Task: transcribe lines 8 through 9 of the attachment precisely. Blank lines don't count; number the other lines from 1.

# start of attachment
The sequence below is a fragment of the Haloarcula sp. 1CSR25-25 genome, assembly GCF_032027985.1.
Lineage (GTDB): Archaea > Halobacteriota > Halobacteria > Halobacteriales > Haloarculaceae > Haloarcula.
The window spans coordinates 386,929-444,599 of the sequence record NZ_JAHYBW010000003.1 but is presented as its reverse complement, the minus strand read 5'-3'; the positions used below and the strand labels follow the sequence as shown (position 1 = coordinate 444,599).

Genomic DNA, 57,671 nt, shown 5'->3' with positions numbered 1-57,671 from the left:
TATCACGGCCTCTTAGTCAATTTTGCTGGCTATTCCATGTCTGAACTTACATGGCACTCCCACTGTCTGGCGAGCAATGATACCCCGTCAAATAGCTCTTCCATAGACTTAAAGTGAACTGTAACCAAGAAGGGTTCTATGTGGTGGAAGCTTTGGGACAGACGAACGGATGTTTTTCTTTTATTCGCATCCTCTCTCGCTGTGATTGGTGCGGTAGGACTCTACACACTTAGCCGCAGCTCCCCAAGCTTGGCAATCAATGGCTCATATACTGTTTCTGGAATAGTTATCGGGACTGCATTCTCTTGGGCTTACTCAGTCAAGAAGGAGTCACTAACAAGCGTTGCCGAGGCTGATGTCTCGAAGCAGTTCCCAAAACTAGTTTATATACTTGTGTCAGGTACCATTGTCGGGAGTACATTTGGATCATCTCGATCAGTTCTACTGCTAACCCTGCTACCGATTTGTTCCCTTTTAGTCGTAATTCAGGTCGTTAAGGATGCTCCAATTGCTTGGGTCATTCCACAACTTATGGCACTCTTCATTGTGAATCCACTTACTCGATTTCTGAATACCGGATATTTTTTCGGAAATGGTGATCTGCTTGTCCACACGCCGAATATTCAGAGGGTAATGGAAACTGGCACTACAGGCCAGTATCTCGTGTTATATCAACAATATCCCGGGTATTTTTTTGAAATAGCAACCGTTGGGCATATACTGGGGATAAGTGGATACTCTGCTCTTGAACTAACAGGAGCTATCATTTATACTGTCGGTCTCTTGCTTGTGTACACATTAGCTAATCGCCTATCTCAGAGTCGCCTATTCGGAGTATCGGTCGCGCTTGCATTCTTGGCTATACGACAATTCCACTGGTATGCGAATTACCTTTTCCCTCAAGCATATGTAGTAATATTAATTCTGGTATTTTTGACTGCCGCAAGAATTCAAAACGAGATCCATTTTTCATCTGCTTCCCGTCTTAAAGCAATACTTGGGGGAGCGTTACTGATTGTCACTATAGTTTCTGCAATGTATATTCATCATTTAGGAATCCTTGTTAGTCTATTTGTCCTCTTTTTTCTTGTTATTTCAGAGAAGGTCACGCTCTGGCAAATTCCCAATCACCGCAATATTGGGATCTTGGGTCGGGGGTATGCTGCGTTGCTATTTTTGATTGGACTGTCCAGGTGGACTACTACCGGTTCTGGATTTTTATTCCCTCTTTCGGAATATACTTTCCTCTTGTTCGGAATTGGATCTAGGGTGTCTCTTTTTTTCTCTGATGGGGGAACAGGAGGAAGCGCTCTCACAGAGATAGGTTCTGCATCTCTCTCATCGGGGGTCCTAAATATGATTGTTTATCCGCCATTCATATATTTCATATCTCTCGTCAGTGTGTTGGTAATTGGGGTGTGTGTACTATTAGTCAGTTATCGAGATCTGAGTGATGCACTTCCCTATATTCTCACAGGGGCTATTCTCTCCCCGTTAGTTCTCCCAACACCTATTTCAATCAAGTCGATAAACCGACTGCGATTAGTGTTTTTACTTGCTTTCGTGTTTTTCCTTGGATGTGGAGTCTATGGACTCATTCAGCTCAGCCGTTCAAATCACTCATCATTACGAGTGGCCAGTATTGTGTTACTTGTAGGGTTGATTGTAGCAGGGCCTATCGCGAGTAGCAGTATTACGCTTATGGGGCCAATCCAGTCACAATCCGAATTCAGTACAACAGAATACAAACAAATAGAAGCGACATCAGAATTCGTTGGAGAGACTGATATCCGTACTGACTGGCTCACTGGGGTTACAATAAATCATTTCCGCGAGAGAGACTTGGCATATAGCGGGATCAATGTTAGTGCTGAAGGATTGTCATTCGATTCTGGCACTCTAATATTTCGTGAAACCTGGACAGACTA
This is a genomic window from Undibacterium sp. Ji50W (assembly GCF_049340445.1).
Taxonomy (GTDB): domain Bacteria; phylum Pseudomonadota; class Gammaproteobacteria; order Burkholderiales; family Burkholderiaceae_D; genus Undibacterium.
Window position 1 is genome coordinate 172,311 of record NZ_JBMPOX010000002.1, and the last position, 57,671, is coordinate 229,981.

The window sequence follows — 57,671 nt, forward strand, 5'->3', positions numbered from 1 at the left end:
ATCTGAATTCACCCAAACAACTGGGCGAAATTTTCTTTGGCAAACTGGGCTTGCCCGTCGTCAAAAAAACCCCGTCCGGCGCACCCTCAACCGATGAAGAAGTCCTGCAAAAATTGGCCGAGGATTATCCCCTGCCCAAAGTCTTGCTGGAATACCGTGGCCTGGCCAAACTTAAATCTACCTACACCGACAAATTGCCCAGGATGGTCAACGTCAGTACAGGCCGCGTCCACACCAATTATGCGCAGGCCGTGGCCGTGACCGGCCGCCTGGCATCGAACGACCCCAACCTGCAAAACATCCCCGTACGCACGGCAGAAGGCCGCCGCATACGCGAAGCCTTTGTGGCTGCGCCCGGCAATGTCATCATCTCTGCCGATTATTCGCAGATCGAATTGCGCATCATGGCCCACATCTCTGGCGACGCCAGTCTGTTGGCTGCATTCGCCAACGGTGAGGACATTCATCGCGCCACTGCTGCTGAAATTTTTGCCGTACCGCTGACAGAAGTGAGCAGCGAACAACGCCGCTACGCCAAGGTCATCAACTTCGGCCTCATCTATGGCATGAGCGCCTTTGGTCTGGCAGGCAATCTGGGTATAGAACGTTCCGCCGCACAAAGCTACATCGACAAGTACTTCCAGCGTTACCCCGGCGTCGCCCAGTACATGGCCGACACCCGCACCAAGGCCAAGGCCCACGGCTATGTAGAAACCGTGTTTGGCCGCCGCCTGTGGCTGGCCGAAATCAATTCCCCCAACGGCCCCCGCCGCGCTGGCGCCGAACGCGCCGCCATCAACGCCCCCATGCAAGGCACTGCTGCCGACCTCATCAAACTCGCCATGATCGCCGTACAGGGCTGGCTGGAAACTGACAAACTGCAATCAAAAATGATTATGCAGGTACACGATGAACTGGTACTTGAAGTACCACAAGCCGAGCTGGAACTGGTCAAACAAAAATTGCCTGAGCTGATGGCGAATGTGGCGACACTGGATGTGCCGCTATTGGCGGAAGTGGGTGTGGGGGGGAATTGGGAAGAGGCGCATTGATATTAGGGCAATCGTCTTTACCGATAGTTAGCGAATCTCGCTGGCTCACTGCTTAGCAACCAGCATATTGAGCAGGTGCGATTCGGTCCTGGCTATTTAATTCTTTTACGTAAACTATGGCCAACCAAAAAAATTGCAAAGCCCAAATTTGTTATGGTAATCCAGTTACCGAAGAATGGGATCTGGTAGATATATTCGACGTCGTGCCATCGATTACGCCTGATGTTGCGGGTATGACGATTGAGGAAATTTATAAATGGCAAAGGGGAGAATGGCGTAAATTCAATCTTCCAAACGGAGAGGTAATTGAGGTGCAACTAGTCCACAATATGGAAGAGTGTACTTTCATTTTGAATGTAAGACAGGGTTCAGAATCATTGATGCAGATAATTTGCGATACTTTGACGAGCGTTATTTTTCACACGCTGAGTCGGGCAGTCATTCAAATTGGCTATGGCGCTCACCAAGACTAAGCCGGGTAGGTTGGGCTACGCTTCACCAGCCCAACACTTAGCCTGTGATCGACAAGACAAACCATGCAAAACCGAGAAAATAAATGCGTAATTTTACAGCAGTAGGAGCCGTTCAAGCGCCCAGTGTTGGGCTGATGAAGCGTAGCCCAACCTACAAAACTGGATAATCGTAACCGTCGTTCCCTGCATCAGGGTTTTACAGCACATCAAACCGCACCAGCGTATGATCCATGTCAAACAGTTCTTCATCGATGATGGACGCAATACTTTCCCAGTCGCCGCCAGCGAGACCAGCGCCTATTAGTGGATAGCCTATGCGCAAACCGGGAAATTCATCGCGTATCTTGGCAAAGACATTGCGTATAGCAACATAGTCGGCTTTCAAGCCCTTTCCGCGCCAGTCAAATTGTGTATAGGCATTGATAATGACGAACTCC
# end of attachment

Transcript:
Window position 1 is genome coordinate 172,311 of record NZ_JBMPOX010000002.1, and the last position, 57,671, is coordinate 229,981.

The window sequence follows — 57,671 nt, forward strand, 5'->3', positions numbered from 1 at the left end: